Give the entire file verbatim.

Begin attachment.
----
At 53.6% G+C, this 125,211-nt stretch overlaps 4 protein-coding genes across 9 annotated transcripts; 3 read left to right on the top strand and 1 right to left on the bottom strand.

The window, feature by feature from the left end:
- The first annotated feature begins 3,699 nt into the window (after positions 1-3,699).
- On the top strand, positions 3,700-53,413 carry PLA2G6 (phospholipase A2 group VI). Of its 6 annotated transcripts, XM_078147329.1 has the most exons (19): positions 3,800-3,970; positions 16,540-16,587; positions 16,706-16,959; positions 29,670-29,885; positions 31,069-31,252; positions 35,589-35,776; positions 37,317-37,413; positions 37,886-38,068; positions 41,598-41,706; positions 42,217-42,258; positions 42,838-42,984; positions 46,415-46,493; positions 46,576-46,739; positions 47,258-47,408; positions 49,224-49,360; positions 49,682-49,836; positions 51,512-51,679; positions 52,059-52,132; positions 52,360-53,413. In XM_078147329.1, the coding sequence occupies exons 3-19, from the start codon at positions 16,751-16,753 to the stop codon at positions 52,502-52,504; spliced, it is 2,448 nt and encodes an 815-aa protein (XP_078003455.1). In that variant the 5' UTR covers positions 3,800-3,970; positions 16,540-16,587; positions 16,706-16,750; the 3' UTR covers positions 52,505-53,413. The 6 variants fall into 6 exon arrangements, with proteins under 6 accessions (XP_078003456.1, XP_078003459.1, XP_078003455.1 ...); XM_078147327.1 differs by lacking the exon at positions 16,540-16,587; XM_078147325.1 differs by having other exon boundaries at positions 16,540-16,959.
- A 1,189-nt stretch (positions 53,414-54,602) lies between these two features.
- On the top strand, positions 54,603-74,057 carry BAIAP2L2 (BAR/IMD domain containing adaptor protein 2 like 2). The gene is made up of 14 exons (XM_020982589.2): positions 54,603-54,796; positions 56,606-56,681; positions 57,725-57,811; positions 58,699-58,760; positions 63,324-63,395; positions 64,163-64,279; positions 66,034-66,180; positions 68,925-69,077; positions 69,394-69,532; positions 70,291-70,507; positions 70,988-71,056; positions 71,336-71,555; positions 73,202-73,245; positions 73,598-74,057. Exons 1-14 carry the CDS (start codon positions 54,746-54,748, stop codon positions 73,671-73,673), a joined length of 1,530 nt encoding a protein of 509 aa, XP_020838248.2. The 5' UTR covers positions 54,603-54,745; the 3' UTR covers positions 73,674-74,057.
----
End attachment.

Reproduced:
At 53.6% G+C, this 125,211-nt stretch overlaps 4 protein-coding genes across 9 annotated transcripts; 3 read left to right on the top strand and 1 right to left on the bottom strand.

The window, feature by feature from the left end:
- The first annotated feature begins 3,699 nt into the window (after positions 1-3,699).
- On the top strand, positions 3,700-53,413 carry PLA2G6 (phospholipase A2 group VI). Of its 6 annotated transcripts, XM_078147329.1 has the most exons (19): positions 3,800-3,970; positions 16,540-16,587; positions 16,706-16,959; positions 29,670-29,885; positions 31,069-31,252; positions 35,589-35,776; positions 37,317-37,413; positions 37,886-38,068; positions 41,598-41,706; positions 42,217-42,258; positions 42,838-42,984; positions 46,415-46,493; positions 46,576-46,739; positions 47,258-47,408; positions 49,224-49,360; positions 49,682-49,836; positions 51,512-51,679; positions 52,059-52,132; positions 52,360-53,413. In XM_078147329.1, the coding sequence occupies exons 3-19, from the start codon at positions 16,751-16,753 to the stop codon at positions 52,502-52,504; spliced, it is 2,448 nt and encodes an 815-aa protein (XP_078003455.1). In that variant the 5' UTR covers positions 3,800-3,970; positions 16,540-16,587; positions 16,706-16,750; the 3' UTR covers positions 52,505-53,413. The 6 variants fall into 6 exon arrangements, with proteins under 6 accessions (XP_078003456.1, XP_078003459.1, XP_078003455.1 ...); XM_078147327.1 differs by lacking the exon at positions 16,540-16,587; XM_078147325.1 differs by having other exon boundaries at positions 16,540-16,959.
- A 1,189-nt stretch (positions 53,414-54,602) lies between these two features.
- On the top strand, positions 54,603-74,057 carry BAIAP2L2 (BAR/IMD domain containing adaptor protein 2 like 2). The gene is made up of 14 exons (XM_020982589.2): positions 54,603-54,796; positions 56,606-56,681; positions 57,725-57,811; positions 58,699-58,760; positions 63,324-63,395; positions 64,163-64,279; positions 66,034-66,180; positions 68,925-69,077; positions 69,394-69,532; positions 70,291-70,507; positions 70,988-71,056; positions 71,336-71,555; positions 73,202-73,245; positions 73,598-74,057. Exons 1-14 carry the CDS (start codon positions 54,746-54,748, stop codon positions 73,671-73,673), a joined length of 1,530 nt encoding a protein of 509 aa, XP_020838248.2. The 5' UTR covers positions 54,603-54,745; the 3' UTR covers positions 73,674-74,057.